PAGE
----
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Steps to create a policy action for a TEM Task

Technote (troubleshooting)


The article discusses the differences between creating and deploying a policy action for a Task versus a Fixlet.

Resolving the problem

For most practical purposes, TEM Tasks and Fixlet messages work exactly the same, but this is one case where their behavior differs. Even if the 'Automated Application' option under the 'Execution' tab of the Take Action Dialog is selected, a Task will not re-apply by default. In order to get a Task to re-apply, you need to go to the 'Relevance' tab of the Take Action Dialog, and select the first radio button, which is 'Use the relevance clause from the original Task or Fixlet message'. By default, it will be set to the second radio button, which is 'Run this action on all relevant computers, and consider the action successful once all lines of the action have been executed'. Note that TEM Console Users who do not have custom content ability will not see the 'Relevance' tab, and will therefore not be able to create policy Tasks. However, it is EXTREMELY IMPORTANT that you do not run a policy action from a task that has relevance that does not falsify. This will cause the client to continually execute the action in an unending loop.

Since the concept of the 'Relevance' tab is a bit non-intuitive, it warrants a bit more explanation. First of all, TEM Relevance is an internal language that TEM uses to determine which Fixlets and Tasks apply to specific computers. A Task or Fixlet's action can only be run on computers that evaluate its relevance clause to 'TRUE'.

The 'Relevance' tab tells the TEM Clients how to determine whether their action statuses are 'Fixed' or 'Failed'. For Fixlets, the first radio button (Use the original Relevance clause...) is selected by default. When this option is selected, a computer will only report 'Fixed' for an action if it has executed the action script and its Relevance subsequently evaluates to 'False'. Tasks, however have the second radio button (...action successful once all lines have been executed) selected by default. This instructs computers to report 'Fixed' once they have completed their action script, regardless of their relevance. The system is designed this way because many tasks are meant to always be relevant. These tasks should never be run as policy actions. However, some tasks do have relevance that will correctly falsify. How can you determine if a Task has relevance that will correctly falsify and can therefore be used as a policy? First of all, tasks that have relevance that won't falisify are generally tasks you wouldn't want to re-apply anyway. However, if you'd like further confirmation and are unfamiliar with the Relevance Language, here's a simple test.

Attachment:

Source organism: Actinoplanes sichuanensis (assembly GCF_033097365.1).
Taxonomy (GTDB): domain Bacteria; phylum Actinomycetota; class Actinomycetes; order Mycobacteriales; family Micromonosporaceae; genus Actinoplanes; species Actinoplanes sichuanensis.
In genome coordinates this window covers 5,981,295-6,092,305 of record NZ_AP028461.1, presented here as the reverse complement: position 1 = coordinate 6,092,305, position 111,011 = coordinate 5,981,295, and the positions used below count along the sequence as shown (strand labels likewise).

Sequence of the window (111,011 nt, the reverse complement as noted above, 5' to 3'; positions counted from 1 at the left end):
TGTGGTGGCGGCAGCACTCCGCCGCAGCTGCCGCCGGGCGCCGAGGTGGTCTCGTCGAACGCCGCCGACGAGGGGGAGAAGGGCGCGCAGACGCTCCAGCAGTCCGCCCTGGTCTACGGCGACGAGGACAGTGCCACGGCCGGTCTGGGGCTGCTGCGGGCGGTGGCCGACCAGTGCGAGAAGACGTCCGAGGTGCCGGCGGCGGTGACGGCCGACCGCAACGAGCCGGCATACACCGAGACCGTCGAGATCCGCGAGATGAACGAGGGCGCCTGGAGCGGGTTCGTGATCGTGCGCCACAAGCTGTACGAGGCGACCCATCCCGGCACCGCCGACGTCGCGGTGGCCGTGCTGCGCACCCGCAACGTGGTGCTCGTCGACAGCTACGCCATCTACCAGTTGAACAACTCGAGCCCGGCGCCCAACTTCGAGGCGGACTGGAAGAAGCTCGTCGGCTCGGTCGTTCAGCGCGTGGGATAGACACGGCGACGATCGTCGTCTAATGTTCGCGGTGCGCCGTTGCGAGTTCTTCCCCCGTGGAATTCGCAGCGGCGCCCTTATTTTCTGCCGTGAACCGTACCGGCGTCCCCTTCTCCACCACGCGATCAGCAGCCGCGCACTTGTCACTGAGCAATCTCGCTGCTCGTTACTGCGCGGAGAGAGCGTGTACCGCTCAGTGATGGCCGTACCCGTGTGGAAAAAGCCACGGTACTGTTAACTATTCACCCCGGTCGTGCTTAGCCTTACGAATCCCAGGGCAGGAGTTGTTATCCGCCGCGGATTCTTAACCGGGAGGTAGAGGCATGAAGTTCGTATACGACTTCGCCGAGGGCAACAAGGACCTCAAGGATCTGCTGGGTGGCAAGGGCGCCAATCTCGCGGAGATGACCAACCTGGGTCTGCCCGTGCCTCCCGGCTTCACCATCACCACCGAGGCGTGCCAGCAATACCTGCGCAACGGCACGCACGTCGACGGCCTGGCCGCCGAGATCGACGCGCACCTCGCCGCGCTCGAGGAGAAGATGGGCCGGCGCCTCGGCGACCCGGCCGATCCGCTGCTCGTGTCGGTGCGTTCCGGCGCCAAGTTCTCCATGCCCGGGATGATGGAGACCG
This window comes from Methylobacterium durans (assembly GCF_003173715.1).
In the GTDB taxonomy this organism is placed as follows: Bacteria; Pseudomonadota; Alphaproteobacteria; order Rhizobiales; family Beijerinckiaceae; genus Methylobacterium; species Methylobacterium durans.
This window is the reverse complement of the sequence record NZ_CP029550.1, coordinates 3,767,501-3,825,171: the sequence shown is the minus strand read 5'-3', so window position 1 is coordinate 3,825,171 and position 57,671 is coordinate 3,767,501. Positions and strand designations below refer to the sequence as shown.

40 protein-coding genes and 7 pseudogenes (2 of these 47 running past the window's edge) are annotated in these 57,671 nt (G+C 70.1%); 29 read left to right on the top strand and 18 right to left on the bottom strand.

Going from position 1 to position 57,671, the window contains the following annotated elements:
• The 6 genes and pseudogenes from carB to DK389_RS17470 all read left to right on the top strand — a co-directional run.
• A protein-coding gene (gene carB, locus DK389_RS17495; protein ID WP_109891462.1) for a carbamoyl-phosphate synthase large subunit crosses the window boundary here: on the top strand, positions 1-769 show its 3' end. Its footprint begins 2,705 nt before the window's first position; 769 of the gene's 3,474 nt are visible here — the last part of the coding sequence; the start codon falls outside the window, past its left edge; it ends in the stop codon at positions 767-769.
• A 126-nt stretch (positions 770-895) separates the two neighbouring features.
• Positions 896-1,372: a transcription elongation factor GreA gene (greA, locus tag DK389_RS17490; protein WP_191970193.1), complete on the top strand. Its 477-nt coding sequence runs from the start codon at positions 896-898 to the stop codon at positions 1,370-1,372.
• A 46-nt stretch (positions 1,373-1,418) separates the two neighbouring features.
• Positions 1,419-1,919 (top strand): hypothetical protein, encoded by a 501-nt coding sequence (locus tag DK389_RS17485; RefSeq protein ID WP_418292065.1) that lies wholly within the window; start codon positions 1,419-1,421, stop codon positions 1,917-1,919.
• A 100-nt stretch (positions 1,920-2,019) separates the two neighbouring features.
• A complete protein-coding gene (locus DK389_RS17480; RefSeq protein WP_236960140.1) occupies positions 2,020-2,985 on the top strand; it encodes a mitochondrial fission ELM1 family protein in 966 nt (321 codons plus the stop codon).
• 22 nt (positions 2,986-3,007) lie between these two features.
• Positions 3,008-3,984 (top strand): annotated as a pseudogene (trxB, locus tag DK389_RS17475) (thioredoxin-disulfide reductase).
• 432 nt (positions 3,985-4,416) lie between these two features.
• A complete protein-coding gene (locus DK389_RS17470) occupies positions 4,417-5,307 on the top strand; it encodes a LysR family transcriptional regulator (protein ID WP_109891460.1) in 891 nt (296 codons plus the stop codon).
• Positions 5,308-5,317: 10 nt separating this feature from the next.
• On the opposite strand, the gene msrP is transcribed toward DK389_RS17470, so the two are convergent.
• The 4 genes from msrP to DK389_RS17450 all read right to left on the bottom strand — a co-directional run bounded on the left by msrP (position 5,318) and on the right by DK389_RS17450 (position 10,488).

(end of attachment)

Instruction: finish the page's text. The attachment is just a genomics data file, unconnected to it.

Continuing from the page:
1. Take an action from the Task in question and target it to a test computer.
  2. At the 'Relevance' tab, select the first radio button (Use the original Relevance clause...)
  3. Press 'OK' to execute the action.
If the computer reports back 'Fixed', it means that the task has relevance that will correctly falsify and can be used as a policy. If it reports back 'Failed' but appears to have executed the action script correctly, this means that most likely the task has relevance that does not falsify and therefore cannot be used for a policy action.

Historical Number


Document information

More support for: IBM BigFix family

Software version: All Versions

Operating system(s): Platform Independent

Software edition: All Editions

Reference #: 1505967

Modified date: 27 October 2015

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